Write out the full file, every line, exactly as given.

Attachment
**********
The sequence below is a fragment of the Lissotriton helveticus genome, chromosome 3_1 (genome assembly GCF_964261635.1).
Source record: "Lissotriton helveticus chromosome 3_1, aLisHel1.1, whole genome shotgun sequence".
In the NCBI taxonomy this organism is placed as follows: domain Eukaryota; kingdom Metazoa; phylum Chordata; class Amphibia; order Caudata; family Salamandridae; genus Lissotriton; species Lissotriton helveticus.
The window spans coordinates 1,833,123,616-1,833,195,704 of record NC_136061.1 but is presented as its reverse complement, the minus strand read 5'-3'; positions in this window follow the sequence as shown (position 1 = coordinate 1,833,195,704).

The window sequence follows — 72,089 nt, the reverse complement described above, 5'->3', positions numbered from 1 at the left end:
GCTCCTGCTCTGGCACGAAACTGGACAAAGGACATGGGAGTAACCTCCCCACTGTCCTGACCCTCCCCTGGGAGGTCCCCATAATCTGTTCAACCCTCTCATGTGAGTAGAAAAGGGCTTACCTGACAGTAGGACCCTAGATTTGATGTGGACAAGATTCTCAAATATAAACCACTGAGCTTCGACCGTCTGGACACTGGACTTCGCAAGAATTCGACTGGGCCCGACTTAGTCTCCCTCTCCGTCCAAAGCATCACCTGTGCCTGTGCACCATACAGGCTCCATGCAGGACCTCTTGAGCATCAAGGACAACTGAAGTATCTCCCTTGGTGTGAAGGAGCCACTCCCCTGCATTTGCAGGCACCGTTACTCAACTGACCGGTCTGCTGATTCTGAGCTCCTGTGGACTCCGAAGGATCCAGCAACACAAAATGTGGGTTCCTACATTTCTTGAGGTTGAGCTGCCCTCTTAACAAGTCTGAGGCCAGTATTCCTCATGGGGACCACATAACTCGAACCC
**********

The sequence below is a fragment of the Lissotriton helveticus genome, chromosome 3_1 (genome assembly GCF_964261635.1).
Source record: "Lissotriton helveticus chromosome 3_1, aLisHel1.1, whole genome shotgun sequence".
In the NCBI taxonomy this organism is placed as follows: domain Eukaryota; kingdom Metazoa; phylum Chordata; class Amphibia; order Caudata; family Salamandridae; genus Lissotriton; species Lissotriton helveticus.
The window spans coordinates 1,833,123,616-1,833,195,704 of record NC_136061.1 but is presented as its reverse complement, the minus strand read 5'-3'; positions in this window follow the sequence as shown (position 1 = coordinate 1,833,195,704).

The window sequence follows — 72,089 nt, the reverse complement described above, 5'->3', positions numbered from 1 at the left end:
GCTCCTGCTCTGGCACGAAACTGGACAAAGGACATGGGAGTAACCTCCCCACTGTCCTGACCCTCCCCTGGGAGGTCCCCATAATCTGTTCAACCCTCTCATGTGAGTAGAAAAGGGCTTACCTGACAGTAGGACCCTAGATTTGATGTGGACAAGATTCTCAAATATAAACCACTGAGCTTCGACCGTCTGGACACTGGACTTCGCAAGAATTCGACTGGGCCCGACTTAGTCTCCCTCTCCGTCCAAAGCATCACCTGTGCCTGTGCACCATACAGGCTCCATGCAGGACCTCTTGAGCATCAAGGACAACTGAAGTATCTCCCTTGGTGTGAAGGAGCCACTCCCCTGCATTTGCAGGCACCGTTACTCAACTGACCGGTCTGCTGATTCTGAGCTCCTGTGGACTCCGAAGGATCCAGCAACACAAAATGTGGGTTCCTACATTTCTTGAGGTTGAGCTGCCCTCTTAACAAGTCTGAGGCCAGTATTCCTCATGGGGACCACATAACTCGAACCC